When I’m on a walk or bike ride and I see trash all in the banks of the creek, I get pissed for the ducks. Or turtles or frogs. Or trees or grass or anything living. Like they want to swim around in your trash. I think I’m going to get one of those trash pick-up sticks and get to work around the Indian Creek.

But I have a confession.

Yesterday, I unintentionally joined the club. My van door opened up and two precious papers flew out. Like a prison break escape kind-of-flying out. Maybe they didn’t like the less than desirable living conditions of my van. Maybe they deserved a museum type of environment. A fancy frame, a wall, and some peace and quiet. Anyhow, the Kansas winds blew those water color paintings clear across the parking lot in less than two seconds. I was faced with a bit of a dilemma as I watched the painted rainbow pictures bounce across the pavement. Should I leave my child (in front of the preschool administration) and chase after the “accidental litter” or watch as those caffeinated winds carried the two pieces of artwork north of the river. Or maybe to the Nelson? Only a slight exaggeration. I’m sure someone has found them and put them where they rightfully belong: on a refrigerator. Hopefully, it’s a nice grandma of sorts type of person and not a creeper.

Since my house is totally under control, I’m going to head out to pick up some trash. I feel like I owe it to the environment. Maybe I will try and keep my van a bit cleaner too, so it will pose less of a risk of accidentally littering. See that. I blamed my poor van. I feel like such a jerk, but I’m gonna use all my feels to save the earth or at least the Indian trails.

Where do I get one of those trash pick-up sticks? I should probably wear an orange vest too. When we drove by a federal prison last week, my seven year son casually and confidentially said, “you’ve been there before, right?” Nope. I’m pretty sure I’ve never been to federal prison, son. Let’s not go spreading that rumor to your first grade class, ok? However, if your classmates do see me picking up trash on the side of the road, you can tell them it’s an “Accidental Littering voluntary mother’s guilty conscious program” that I started. If there are any other parents who have unexpectedly lost trash due to the unfortunate combination of children opening car doors and the Midwest winds, feel free to join my non-profit organization. I’ll meet you at the creek. I’ve got garbage bags galore.  Bring a trash pick up stick. Or maybe just borrow one from the creek. It won’t mind since its for a good cause.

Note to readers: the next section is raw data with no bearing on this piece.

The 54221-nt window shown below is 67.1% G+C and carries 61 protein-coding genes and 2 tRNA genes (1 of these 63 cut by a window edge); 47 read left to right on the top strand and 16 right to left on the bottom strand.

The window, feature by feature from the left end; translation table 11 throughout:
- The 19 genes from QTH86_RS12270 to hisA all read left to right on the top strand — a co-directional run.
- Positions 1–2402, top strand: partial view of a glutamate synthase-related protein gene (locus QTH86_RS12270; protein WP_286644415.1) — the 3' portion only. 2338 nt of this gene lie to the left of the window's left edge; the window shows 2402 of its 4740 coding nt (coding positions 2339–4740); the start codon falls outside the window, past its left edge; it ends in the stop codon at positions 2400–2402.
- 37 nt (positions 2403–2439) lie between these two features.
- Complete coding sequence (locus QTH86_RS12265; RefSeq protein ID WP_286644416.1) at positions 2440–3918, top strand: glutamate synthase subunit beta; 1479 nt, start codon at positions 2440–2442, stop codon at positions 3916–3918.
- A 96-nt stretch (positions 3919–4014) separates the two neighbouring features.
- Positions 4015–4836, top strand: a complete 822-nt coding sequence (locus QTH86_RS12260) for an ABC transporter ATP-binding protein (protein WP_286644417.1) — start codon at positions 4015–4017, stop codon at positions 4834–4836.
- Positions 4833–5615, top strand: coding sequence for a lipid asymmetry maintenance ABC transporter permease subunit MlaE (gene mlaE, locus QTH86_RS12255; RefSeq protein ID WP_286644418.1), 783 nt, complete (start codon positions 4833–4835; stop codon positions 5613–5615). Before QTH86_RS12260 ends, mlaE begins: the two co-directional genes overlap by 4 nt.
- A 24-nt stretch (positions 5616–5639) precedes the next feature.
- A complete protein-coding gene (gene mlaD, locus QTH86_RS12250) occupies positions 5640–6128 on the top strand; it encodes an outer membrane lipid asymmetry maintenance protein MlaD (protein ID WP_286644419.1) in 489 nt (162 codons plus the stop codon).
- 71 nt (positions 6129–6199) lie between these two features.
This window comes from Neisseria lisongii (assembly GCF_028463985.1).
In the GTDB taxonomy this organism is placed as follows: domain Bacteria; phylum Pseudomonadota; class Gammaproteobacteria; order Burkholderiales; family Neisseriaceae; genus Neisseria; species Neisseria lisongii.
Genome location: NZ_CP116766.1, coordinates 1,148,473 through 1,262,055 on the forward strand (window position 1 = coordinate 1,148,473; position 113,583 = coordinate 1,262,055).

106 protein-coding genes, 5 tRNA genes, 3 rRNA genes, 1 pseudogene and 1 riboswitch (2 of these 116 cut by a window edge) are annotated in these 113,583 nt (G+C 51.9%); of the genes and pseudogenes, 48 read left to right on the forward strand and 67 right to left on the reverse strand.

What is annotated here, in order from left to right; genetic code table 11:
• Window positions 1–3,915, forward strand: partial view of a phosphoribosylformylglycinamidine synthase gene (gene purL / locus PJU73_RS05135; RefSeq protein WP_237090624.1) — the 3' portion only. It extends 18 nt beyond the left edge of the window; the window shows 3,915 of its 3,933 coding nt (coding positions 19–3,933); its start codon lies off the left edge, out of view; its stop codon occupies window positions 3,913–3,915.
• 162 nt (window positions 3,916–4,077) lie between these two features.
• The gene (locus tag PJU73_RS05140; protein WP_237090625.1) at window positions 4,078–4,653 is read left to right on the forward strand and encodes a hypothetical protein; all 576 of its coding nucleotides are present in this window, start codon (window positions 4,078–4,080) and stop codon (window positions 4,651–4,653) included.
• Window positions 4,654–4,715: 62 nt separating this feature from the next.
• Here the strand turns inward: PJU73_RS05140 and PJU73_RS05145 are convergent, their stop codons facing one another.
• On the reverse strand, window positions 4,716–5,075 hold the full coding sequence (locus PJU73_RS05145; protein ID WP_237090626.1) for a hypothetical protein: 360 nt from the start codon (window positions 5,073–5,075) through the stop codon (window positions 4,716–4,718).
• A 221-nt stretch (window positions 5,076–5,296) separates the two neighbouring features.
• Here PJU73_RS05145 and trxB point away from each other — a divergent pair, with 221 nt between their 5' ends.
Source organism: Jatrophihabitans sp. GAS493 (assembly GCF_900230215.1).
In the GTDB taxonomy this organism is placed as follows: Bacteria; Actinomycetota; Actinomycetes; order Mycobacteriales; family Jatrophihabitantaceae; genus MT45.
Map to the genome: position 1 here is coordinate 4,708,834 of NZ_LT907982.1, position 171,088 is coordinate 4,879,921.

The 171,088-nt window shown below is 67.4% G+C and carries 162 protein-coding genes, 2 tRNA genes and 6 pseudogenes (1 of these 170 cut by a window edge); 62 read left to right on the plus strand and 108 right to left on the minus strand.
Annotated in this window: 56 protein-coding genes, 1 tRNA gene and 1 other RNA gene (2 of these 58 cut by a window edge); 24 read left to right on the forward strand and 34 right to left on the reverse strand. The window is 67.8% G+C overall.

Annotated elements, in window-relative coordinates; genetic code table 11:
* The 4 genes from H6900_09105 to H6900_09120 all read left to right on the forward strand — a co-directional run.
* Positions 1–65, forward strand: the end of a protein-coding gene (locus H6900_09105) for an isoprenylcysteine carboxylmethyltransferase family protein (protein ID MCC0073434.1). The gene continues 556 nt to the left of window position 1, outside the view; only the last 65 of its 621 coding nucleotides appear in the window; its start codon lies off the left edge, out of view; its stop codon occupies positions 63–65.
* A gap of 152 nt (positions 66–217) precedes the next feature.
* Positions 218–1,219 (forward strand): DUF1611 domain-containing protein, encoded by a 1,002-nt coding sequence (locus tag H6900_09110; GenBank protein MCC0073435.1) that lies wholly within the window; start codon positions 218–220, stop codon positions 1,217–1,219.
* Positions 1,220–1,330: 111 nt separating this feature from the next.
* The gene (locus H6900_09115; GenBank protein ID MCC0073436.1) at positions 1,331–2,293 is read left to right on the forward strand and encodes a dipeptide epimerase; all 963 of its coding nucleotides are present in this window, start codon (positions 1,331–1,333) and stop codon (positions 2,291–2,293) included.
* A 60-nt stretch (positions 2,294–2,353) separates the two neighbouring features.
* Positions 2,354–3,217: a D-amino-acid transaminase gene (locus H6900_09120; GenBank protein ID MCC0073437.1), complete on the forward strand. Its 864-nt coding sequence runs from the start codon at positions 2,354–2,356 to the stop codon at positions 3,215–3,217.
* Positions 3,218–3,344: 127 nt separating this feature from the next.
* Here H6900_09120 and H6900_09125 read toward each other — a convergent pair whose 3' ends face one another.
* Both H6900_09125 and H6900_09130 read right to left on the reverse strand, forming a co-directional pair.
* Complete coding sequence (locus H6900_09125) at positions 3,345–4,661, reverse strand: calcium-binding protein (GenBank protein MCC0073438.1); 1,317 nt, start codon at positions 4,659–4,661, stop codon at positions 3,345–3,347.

Praying for Orlando

 

I just can’t sleep. For what seems like a million sad and scary reasons. I laid down with my twin boys tonight. Their heads nestled up next to my shoulders. We talked about today and tomorrow, and then they fell asleep. I wanted to lay there with them and protect them. From Orlando. From the hurt of this world. The things that I just can’t begin to explain to their tiny ears. So, I cupped my giant hands around one of each of their ears as if I could shelter them from my thoughts. The thoughts that won’t stop because it all hits so very close to home. Too close. Fear doesn’t knock. It barges in. And it has the powerful ability to take over.